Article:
This may explain why section 14 of the EC Bill prescribes a maximum 5 years imprisonment for "tipping-off" which seems to be considerably longer than that for similar offences in the OSA (as I understand it as a non-lawyer).
One way of looking at the EC Bill is that sections 13 and 14 have to stand in place of the sorts of indoctrinations, restraints and habits of secrecy under which I assume Smiley's People operate.
When seen in that context is Section 13 so unreasonable?
This raises the following intriguing question: If someone who has signed the Official Secrets Act is served with a section 10 notice (which had a requirement to keep it secret) and is subsequently arrested for allegedly "tipping off", which criminal offence takes precedence - the one committed under the OSA or the section 13 offence of the EC Bill?
You also omit the poisonous effect of receiving such notices on family and employment relationships. It seeks to make liars of us all and to destroy any relationship of trust. How can I ever know that an employee has not betrayed my firms private key.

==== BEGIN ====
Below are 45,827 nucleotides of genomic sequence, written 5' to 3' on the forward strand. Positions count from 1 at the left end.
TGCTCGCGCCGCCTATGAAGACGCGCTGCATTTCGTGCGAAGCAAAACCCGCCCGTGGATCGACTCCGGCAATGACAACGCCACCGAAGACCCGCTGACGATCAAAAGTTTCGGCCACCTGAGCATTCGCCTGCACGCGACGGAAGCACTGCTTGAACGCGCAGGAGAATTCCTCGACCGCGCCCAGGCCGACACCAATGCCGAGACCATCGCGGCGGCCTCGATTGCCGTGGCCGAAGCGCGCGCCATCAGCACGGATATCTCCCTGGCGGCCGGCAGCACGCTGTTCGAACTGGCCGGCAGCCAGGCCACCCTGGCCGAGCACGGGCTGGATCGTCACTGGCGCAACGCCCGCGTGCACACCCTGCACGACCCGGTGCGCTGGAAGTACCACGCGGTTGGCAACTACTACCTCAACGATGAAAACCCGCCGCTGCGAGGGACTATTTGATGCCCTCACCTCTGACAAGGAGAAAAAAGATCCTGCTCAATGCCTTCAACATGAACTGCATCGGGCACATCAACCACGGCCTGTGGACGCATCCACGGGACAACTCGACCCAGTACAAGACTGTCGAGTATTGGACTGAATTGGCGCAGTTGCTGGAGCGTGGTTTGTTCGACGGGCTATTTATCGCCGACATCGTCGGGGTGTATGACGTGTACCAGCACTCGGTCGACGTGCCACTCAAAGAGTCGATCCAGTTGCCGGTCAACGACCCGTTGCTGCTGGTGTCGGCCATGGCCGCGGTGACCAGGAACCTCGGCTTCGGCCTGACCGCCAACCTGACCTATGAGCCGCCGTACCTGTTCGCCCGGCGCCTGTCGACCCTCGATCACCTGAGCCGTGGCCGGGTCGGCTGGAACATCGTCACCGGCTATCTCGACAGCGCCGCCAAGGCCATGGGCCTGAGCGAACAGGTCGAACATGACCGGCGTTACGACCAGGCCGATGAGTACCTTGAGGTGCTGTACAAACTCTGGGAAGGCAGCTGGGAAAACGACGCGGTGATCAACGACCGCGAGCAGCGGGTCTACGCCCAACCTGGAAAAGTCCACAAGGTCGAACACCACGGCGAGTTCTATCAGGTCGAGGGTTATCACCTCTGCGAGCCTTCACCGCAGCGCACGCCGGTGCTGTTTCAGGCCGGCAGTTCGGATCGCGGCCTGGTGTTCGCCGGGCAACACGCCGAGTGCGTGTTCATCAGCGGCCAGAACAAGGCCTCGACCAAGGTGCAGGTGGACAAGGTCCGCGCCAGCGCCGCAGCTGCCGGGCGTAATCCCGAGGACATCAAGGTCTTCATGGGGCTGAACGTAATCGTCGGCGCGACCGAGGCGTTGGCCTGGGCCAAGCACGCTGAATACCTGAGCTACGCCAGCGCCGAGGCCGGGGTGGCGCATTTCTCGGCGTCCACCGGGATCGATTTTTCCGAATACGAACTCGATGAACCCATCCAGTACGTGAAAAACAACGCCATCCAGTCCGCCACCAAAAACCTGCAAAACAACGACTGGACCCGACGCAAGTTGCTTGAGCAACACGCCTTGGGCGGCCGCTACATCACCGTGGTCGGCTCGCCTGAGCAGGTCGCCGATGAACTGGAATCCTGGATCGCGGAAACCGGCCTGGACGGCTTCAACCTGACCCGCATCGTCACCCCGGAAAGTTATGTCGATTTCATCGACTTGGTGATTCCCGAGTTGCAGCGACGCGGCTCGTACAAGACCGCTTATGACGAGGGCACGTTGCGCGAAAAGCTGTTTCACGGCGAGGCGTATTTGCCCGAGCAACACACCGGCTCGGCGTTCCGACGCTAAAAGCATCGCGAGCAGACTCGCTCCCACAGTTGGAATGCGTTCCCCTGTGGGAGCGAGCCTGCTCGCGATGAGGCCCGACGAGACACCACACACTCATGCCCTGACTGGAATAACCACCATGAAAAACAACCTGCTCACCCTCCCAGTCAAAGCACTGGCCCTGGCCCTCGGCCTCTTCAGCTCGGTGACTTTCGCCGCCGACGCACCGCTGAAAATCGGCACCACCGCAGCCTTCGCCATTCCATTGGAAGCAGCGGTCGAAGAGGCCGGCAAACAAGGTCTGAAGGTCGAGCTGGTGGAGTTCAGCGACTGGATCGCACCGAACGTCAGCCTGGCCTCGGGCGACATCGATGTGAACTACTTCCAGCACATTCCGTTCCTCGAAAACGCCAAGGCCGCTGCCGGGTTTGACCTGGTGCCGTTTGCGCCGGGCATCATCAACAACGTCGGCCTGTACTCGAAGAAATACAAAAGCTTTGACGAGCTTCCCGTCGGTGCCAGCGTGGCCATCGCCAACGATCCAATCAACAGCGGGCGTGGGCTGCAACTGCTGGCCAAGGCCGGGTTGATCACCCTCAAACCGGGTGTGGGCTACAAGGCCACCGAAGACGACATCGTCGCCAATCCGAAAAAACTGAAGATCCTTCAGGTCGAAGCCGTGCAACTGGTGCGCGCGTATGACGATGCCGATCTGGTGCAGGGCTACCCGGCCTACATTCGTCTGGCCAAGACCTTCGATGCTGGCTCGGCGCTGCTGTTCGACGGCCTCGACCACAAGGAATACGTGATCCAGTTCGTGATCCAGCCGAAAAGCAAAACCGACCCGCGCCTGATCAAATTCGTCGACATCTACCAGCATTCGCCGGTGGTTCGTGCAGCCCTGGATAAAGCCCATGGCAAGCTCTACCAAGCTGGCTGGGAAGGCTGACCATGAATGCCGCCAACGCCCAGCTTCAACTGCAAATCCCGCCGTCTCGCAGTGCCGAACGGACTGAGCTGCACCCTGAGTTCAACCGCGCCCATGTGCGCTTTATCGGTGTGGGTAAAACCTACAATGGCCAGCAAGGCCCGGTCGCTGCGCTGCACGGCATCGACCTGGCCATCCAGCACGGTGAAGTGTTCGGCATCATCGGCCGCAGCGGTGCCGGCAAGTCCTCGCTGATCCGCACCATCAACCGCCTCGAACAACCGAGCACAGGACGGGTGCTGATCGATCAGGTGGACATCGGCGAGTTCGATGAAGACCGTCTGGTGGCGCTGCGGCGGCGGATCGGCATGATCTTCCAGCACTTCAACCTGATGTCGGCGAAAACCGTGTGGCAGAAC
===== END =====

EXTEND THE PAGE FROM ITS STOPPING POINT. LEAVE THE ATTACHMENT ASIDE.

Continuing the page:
Note also that there is no provision for recompense unless the notice was issued on behalf of the secretary of state. It specifically envisages people having to persist with their lies through all civil and criminal proceedings, and offers them no compensation in return.
It is, quite simply, evil.
The loving wife (who has been served with a Section 10 Notice "requiring [her] to keep secret the giving of the notice") MUST lie to her husband in order to protect him and he family. Otherwise what happens to the kids if they are both carted off to prison for 5 years?